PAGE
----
Challenging monolithic images of the New Woman as white, well-educated, and politically progressive, this study focuses on important regional, ethnic, and sociopolitical differences in the use of the New Woman trope at the turn of the twentieth century. Using Charles Dana Gibson's "Gibson Girls" as a point of departure, Martha H. Patterson explores how writers such as Pauline Hopkins, Margaret Murray Washington, Sui Sin Far, Mary Johnston, Edith Wharton, Ellen Glasgow, and Willa Cather challenged and redeployed the New Woman image in light of other “new” conceptions: the "New Negro Woman," the "New Ethics," the "New South," and the "New China."
As she appears in these writers' works, the New Woman both promises and threatens to effect sociopolitical change as a consumer, an instigator of evolutionary and economic development, and (for writers of color) an icon of successful assimilation into dominant Anglo-American culture. Examining a diverse array of cultural products, Patterson shows how the seemingly celebratory term of the New Woman becomes a trope not only of progressive reform, consumer power, transgressive femininity, modern energy, and modern cure, but also of racial and ethnic taxonomies, social Darwinist struggle, imperialist ambition, assimilationist pressures, and modern decay.
Ever since Bessie Smith’s powerful voice conspired with the “race records” industry to make her a star in the 1920s, African American writers have memorialized the sounds and theorized the politics of black women’s singing. In Black Resonance, Emily J. Lordi analyzes writings by Richard Wright, Ralph Ellison, James Baldwin, Gayl Jones, and Nikki Giovanni that engage such iconic singers as Bessie Smith, Billie Holiday, Mahalia Jackson, and Aretha Franklin.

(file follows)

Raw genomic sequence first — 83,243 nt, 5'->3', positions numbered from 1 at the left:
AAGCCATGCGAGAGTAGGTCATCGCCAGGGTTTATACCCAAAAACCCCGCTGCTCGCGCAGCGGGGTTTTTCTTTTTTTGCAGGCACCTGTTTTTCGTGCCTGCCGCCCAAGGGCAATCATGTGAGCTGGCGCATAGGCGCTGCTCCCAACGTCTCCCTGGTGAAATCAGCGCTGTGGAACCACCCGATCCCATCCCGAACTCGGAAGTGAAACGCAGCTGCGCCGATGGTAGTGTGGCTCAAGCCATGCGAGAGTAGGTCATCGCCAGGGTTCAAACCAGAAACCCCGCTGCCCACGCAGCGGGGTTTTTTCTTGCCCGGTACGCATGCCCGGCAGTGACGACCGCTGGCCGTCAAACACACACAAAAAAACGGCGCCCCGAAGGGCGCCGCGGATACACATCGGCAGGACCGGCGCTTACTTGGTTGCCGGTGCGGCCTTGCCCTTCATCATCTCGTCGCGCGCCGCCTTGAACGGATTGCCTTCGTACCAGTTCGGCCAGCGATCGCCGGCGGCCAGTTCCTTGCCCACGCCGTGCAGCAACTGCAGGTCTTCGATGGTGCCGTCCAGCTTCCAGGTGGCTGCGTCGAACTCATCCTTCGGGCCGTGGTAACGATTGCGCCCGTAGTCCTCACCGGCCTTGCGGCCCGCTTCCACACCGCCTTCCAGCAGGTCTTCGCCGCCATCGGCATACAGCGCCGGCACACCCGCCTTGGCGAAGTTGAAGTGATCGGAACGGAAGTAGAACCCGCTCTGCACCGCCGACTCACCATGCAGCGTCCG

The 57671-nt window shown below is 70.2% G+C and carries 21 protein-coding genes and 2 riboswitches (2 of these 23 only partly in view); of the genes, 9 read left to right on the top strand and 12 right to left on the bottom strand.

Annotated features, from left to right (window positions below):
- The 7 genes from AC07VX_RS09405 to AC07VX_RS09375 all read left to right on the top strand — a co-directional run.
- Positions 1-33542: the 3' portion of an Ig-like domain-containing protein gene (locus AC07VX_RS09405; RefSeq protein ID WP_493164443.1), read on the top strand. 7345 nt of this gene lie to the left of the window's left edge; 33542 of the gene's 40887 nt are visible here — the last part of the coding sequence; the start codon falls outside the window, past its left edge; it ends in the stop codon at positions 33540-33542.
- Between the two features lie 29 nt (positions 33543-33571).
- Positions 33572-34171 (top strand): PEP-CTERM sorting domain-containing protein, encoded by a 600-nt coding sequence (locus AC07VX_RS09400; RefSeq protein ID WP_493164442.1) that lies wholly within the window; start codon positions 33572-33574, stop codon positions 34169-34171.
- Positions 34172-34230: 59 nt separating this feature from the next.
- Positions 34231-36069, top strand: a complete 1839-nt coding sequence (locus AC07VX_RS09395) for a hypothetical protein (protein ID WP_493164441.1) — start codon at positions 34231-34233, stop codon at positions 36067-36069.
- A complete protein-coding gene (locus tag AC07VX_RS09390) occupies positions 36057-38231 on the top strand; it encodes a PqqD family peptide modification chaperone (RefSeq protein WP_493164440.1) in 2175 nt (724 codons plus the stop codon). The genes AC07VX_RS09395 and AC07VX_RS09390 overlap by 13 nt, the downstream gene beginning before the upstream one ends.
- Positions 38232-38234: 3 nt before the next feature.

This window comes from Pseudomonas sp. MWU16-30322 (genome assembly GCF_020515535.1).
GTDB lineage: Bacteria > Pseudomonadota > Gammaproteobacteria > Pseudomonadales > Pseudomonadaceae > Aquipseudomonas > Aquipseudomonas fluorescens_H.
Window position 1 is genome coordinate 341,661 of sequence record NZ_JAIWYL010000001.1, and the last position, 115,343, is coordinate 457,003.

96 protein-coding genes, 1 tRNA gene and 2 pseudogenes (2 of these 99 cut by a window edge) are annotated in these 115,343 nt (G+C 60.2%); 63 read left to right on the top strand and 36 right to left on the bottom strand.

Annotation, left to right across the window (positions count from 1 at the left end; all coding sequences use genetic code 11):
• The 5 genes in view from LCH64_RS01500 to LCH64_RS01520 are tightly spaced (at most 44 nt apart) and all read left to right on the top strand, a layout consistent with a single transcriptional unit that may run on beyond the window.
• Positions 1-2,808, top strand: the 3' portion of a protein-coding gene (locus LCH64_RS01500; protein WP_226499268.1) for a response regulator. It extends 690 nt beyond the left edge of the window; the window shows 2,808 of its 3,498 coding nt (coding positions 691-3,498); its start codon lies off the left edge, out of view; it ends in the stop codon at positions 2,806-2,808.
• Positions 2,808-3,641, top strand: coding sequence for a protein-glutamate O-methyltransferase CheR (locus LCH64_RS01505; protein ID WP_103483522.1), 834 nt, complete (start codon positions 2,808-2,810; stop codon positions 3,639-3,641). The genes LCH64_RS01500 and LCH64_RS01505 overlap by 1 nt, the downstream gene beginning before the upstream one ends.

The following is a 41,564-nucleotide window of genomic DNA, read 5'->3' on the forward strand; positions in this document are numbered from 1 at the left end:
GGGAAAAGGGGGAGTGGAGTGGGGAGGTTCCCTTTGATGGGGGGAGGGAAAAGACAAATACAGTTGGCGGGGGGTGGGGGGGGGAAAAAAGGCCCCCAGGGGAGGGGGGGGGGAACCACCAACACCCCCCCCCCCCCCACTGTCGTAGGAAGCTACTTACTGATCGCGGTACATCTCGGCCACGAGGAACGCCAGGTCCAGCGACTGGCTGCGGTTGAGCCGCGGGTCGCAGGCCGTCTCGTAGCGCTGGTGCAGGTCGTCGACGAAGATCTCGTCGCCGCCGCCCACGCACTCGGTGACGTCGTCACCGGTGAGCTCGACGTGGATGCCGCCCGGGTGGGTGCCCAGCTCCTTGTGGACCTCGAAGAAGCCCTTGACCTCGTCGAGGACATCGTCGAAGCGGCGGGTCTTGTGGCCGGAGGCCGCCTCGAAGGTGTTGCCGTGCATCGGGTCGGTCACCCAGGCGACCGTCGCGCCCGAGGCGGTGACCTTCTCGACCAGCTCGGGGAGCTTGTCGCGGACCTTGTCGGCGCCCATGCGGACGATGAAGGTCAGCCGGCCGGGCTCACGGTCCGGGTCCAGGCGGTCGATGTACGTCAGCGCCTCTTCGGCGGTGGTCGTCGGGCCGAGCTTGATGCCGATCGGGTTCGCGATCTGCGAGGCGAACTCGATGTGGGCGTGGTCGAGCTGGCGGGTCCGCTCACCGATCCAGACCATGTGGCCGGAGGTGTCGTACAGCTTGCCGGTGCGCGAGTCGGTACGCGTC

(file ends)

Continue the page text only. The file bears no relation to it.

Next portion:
Focusing on two generations of artists from the 1920s to the 1970s, Black Resonance reveals a musical-literary tradition in which singers and writers, faced with similar challenges and harboring similar aims, developed comparable expressive techniques. Drawing together such seemingly disparate works as Bessie Smith’s blues and Richard Wright’s neglected film of Native Son, Mahalia Jackson’s gospel music and Ralph Ellison’s Invisible Man, each chapter pairs one writer with one singer to crystallize the artistic practice they share: lyricism, sincerity, understatement, haunting, and the creation of a signature voice. In the process, Lordi demonstrates that popular female singers are not passive muses with raw, natural, or ineffable talent. Rather, they are experimental artists who innovate black expressive possibilities right alongside their literary peers.
The first study of black music and literature to centralize the music of black women, Black Resonance offers new ways of reading and hearing some of the twentieth century’s most beloved and challenging voices.
In Black Women, Identity, and Cultural Theory, Kevin Everod Quashie explores the metaphor of the “girlfriend” as a new way of understanding three central concepts of cultural studies: self, memory, and language. He considers how the work of writers such as Toni Morrison, Ama Ata Aidoo, Dionne Brand, photographer Lorna Simpson, and many others, inform debates over the concept of identity. Quashie argues that these authors and artists replace the notion of a stable, singular identity with the concept of the self developing in a process both communal and perpetually fluid, a relationship that functions in much the same way that an adult woman negotiates with her girlfriend(s). He suggests that memory itself is corporeal, a literal body that is crucial to the process of becoming. Quashie also explores the problem language poses for the black woman artist and her commitment to a mastery that neither colonizes nor excludes.